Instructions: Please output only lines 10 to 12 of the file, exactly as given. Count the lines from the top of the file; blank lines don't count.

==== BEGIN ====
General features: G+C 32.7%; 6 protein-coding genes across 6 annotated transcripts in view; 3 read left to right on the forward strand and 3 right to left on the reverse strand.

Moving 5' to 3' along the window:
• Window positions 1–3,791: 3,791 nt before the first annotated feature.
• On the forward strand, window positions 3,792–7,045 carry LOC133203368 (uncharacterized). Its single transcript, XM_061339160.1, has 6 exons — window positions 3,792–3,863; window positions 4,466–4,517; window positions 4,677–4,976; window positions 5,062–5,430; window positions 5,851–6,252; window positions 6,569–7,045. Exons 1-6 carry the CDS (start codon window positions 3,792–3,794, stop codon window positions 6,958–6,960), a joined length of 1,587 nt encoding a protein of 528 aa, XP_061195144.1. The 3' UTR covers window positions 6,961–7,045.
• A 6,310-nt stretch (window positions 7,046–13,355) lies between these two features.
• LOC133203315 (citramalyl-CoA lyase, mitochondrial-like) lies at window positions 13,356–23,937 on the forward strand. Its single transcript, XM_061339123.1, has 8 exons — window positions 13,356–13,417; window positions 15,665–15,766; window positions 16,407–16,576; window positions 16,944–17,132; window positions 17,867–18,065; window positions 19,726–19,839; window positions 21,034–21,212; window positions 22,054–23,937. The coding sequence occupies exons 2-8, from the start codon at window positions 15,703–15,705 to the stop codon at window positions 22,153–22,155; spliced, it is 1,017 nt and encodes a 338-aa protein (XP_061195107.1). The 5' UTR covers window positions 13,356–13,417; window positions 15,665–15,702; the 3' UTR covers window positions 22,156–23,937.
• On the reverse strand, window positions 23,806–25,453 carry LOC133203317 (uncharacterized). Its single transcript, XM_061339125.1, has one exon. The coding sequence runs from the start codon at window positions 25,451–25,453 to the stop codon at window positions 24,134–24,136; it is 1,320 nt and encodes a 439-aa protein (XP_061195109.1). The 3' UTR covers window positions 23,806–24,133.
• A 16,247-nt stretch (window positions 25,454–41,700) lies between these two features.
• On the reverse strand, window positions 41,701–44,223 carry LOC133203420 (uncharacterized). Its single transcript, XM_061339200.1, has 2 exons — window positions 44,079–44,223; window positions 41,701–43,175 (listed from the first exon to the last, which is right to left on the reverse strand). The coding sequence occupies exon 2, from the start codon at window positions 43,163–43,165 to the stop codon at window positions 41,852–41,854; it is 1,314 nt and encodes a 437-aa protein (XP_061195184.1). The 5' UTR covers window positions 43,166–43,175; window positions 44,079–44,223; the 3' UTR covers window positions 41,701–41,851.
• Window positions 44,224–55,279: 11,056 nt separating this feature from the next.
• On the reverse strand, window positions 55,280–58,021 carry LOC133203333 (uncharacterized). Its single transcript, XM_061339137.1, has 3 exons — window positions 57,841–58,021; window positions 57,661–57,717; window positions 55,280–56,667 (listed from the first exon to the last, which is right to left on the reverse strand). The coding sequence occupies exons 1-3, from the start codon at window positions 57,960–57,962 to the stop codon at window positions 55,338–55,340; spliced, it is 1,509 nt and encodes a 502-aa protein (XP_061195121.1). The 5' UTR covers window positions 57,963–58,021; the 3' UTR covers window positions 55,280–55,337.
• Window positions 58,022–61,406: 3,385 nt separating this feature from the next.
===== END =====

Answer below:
• Window positions 44,224–55,279: 11,056 nt separating this feature from the next.
• On the reverse strand, window positions 55,280–58,021 carry LOC133203333 (uncharacterized). Its single transcript, XM_061339137.1, has 3 exons — window positions 57,841–58,021; window positions 57,661–57,717; window positions 55,280–56,667 (listed from the first exon to the last, which is right to left on the reverse strand). The coding sequence occupies exons 1-3, from the start codon at window positions 57,960–57,962 to the stop codon at window positions 55,338–55,340; spliced, it is 1,509 nt and encodes a 502-aa protein (XP_061195121.1). The 5' UTR covers window positions 57,963–58,021; the 3' UTR covers window positions 55,280–55,337.
• Window positions 58,022–61,406: 3,385 nt separating this feature from the next.